HAGATNA, Guam (AP) - Residents of the U.S. territory Guam say they’re afraid after being caught in the middle of rising tensions between President Donald Trump and North Korea, but Gov. Eddie Calvo reassured his constituents that there is no threat to the island.
The North Korean army said Wednesday it’s examining operational plans for attacking the island.
“An attack or threat to Guam is a threat or attack on the United States,” said Calvo, who said he spoke with White House officials Monday morning. “They have said that America will be defended.”
Guam is about 2,100 miles southeast of Pyongyang and 3,800 miles west of Honolulu in the Pacific Ocean. For years, North Korea has claimed Guam is within its missiles’ striking distance, making furious statements each time the U.S. flew powerful bombers from the island’s air base to the Korean Peninsula.
In August last year, the North’s Foreign Ministry warned that all U.S. military bases in the Pacific including Guam would “face ruin in the face of all-out and substantial attack” by the North’s military. In the spring of 2013, state media cited leader Kim Jong Un as having ordered his military to prepare plans for launching strikes on U.S. military bases in Guam, Hawaii and South Korea as well as the American mainland.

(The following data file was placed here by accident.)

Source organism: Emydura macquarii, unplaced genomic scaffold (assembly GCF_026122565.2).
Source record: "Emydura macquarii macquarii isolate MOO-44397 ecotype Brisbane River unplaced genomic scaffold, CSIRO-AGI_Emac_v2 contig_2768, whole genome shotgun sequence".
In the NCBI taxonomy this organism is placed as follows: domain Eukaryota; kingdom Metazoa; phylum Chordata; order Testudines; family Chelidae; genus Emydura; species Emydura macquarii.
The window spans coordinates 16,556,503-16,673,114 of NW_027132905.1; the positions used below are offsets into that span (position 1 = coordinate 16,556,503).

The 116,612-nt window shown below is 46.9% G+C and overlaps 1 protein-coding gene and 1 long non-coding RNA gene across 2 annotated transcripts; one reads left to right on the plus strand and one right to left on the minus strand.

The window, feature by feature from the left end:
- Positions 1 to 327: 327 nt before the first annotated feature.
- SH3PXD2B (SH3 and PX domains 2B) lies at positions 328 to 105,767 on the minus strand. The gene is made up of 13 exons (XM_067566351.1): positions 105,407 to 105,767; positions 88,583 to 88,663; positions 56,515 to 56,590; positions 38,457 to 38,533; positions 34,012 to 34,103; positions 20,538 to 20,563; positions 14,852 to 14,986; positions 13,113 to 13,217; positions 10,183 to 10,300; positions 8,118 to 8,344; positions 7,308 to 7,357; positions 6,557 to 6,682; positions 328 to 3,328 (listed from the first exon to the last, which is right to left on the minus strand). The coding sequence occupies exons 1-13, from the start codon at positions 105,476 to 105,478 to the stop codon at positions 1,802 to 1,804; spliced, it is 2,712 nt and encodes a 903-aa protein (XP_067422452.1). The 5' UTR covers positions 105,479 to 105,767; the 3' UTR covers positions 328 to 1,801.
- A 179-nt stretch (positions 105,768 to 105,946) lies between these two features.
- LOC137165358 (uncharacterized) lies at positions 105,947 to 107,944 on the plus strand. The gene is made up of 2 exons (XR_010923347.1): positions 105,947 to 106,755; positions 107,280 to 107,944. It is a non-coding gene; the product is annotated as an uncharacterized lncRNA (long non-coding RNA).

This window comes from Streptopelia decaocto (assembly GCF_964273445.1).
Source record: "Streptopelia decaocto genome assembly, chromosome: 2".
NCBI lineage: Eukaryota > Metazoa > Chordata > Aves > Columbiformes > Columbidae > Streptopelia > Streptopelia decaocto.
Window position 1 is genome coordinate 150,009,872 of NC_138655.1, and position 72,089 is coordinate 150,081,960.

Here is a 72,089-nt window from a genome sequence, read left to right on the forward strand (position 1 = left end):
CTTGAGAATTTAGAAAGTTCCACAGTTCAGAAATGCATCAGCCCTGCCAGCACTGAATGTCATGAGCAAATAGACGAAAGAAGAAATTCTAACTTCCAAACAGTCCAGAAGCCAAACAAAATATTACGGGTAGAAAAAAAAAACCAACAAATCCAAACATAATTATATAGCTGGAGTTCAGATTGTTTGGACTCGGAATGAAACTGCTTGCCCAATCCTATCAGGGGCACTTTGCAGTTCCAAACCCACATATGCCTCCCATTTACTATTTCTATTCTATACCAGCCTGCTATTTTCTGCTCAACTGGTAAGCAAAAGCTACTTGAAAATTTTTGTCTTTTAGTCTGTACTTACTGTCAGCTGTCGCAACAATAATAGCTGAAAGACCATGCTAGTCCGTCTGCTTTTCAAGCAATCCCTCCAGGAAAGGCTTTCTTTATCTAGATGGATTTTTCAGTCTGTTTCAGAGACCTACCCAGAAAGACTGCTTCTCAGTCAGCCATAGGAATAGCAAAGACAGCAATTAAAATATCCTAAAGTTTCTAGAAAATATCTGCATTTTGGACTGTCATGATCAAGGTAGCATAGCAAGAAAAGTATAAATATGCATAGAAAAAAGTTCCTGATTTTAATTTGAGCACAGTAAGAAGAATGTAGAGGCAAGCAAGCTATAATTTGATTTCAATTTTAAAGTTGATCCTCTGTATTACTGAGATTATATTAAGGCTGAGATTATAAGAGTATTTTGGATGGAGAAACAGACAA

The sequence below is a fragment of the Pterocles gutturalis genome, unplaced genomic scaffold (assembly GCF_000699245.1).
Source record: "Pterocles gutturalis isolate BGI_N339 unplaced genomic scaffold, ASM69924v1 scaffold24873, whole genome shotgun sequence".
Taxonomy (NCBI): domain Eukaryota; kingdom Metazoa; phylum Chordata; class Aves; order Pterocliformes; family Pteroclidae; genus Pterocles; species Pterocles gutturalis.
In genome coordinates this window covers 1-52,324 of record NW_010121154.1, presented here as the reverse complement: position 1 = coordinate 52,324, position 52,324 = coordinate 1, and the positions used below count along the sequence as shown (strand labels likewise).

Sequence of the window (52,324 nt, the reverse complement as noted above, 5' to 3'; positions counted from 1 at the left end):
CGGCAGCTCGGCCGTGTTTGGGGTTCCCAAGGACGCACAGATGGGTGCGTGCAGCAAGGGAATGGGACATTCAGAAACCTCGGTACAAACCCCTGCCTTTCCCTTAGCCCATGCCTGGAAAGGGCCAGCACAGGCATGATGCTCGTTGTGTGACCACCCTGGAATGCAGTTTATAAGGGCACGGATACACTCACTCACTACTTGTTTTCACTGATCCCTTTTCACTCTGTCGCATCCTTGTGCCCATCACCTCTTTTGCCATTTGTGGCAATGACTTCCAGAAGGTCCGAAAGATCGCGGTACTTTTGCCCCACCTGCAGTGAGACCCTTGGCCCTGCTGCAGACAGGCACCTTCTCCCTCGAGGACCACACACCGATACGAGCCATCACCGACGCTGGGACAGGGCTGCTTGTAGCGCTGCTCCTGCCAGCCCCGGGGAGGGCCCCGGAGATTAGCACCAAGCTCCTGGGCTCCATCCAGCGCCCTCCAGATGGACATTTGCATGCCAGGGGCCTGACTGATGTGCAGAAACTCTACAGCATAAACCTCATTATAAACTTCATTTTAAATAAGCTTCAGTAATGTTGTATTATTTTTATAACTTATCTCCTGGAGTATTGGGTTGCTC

Guam is armed with the U.S. Army’s defense system known as Terminal High Altitude Area Defense, or THAAD, which can intercept missiles.
Similar threats in 2013 led Guam’s U.S. Congresswoman Madeleine Z. Bordallo to advocate for the THAAD system, she said in a statement Wednesday.
“North Korea’s most recent threat to target Guam is dangerous and it further heightens tensions in our region,” Bordallo said. “While we have heard threats like this in the past, I take them very seriously.”
Guam’s Homeland Security Adviser George Charfauros urged calm and said defenses are in place for such threats.
Though local officials downplayed any threat, people who live and work on the island, which serves as a launching pad for the U.S. military, said Wednesday they could no longer shrug off the idea of being a potential target.
“I’m a little worried, a little panicked. Is this really going to happen?” said Cecil Chugrad, a 37-year-old bus driver for a tour bus company in Guam. “If it’s just me, I don’t mind, but I have to worry about my son. I feel like moving [out of Guam] now.”
A travel agent on Guam said they haven’t had a surge of customers seeking to book flights off the island.
“It’s not bad at all, no chaos,” said Mariah Sablan, who works for Golden Dragon Travel Inc. “It’s just like a regular business day.”